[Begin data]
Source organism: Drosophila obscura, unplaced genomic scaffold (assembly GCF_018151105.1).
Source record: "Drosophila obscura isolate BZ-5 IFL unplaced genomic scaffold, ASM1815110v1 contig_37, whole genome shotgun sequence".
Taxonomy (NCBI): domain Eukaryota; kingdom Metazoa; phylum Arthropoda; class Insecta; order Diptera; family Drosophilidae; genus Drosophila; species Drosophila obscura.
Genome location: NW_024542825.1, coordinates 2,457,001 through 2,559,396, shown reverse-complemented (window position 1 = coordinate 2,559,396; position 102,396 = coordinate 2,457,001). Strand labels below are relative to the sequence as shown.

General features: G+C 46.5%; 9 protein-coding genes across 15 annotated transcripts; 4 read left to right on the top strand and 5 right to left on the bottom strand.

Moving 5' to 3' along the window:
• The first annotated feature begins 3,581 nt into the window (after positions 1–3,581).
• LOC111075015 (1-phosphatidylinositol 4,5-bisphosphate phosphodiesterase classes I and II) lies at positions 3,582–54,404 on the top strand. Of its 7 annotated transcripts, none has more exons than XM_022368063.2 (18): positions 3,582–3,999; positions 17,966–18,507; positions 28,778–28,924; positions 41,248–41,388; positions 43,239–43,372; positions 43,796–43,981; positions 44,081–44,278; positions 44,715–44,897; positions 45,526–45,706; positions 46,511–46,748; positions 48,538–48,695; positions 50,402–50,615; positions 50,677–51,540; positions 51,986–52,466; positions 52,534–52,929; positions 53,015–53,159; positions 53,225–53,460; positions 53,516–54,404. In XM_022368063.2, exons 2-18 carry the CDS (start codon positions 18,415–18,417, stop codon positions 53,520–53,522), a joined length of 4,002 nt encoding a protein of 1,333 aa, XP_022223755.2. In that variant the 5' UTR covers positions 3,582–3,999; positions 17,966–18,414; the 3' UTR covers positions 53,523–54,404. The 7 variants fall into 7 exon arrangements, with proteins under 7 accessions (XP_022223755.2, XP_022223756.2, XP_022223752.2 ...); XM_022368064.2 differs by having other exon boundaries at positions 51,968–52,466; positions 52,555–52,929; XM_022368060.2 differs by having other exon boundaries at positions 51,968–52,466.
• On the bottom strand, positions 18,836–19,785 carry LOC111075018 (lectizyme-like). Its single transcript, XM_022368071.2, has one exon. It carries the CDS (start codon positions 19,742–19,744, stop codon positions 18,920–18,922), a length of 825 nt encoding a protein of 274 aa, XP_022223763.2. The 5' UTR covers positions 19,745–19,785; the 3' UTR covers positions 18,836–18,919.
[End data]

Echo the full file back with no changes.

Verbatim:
Source organism: Drosophila obscura, unplaced genomic scaffold (assembly GCF_018151105.1).
Source record: "Drosophila obscura isolate BZ-5 IFL unplaced genomic scaffold, ASM1815110v1 contig_37, whole genome shotgun sequence".
Taxonomy (NCBI): domain Eukaryota; kingdom Metazoa; phylum Arthropoda; class Insecta; order Diptera; family Drosophilidae; genus Drosophila; species Drosophila obscura.
Genome location: NW_024542825.1, coordinates 2,457,001 through 2,559,396, shown reverse-complemented (window position 1 = coordinate 2,559,396; position 102,396 = coordinate 2,457,001). Strand labels below are relative to the sequence as shown.

General features: G+C 46.5%; 9 protein-coding genes across 15 annotated transcripts; 4 read left to right on the top strand and 5 right to left on the bottom strand.

Moving 5' to 3' along the window:
• The first annotated feature begins 3,581 nt into the window (after positions 1–3,581).
• LOC111075015 (1-phosphatidylinositol 4,5-bisphosphate phosphodiesterase classes I and II) lies at positions 3,582–54,404 on the top strand. Of its 7 annotated transcripts, none has more exons than XM_022368063.2 (18): positions 3,582–3,999; positions 17,966–18,507; positions 28,778–28,924; positions 41,248–41,388; positions 43,239–43,372; positions 43,796–43,981; positions 44,081–44,278; positions 44,715–44,897; positions 45,526–45,706; positions 46,511–46,748; positions 48,538–48,695; positions 50,402–50,615; positions 50,677–51,540; positions 51,986–52,466; positions 52,534–52,929; positions 53,015–53,159; positions 53,225–53,460; positions 53,516–54,404. In XM_022368063.2, exons 2-18 carry the CDS (start codon positions 18,415–18,417, stop codon positions 53,520–53,522), a joined length of 4,002 nt encoding a protein of 1,333 aa, XP_022223755.2. In that variant the 5' UTR covers positions 3,582–3,999; positions 17,966–18,414; the 3' UTR covers positions 53,523–54,404. The 7 variants fall into 7 exon arrangements, with proteins under 7 accessions (XP_022223755.2, XP_022223756.2, XP_022223752.2 ...); XM_022368064.2 differs by having other exon boundaries at positions 51,968–52,466; positions 52,555–52,929; XM_022368060.2 differs by having other exon boundaries at positions 51,968–52,466.
• On the bottom strand, positions 18,836–19,785 carry LOC111075018 (lectizyme-like). Its single transcript, XM_022368071.2, has one exon. It carries the CDS (start codon positions 19,742–19,744, stop codon positions 18,920–18,922), a length of 825 nt encoding a protein of 274 aa, XP_022223763.2. The 5' UTR covers positions 19,745–19,785; the 3' UTR covers positions 18,836–18,919.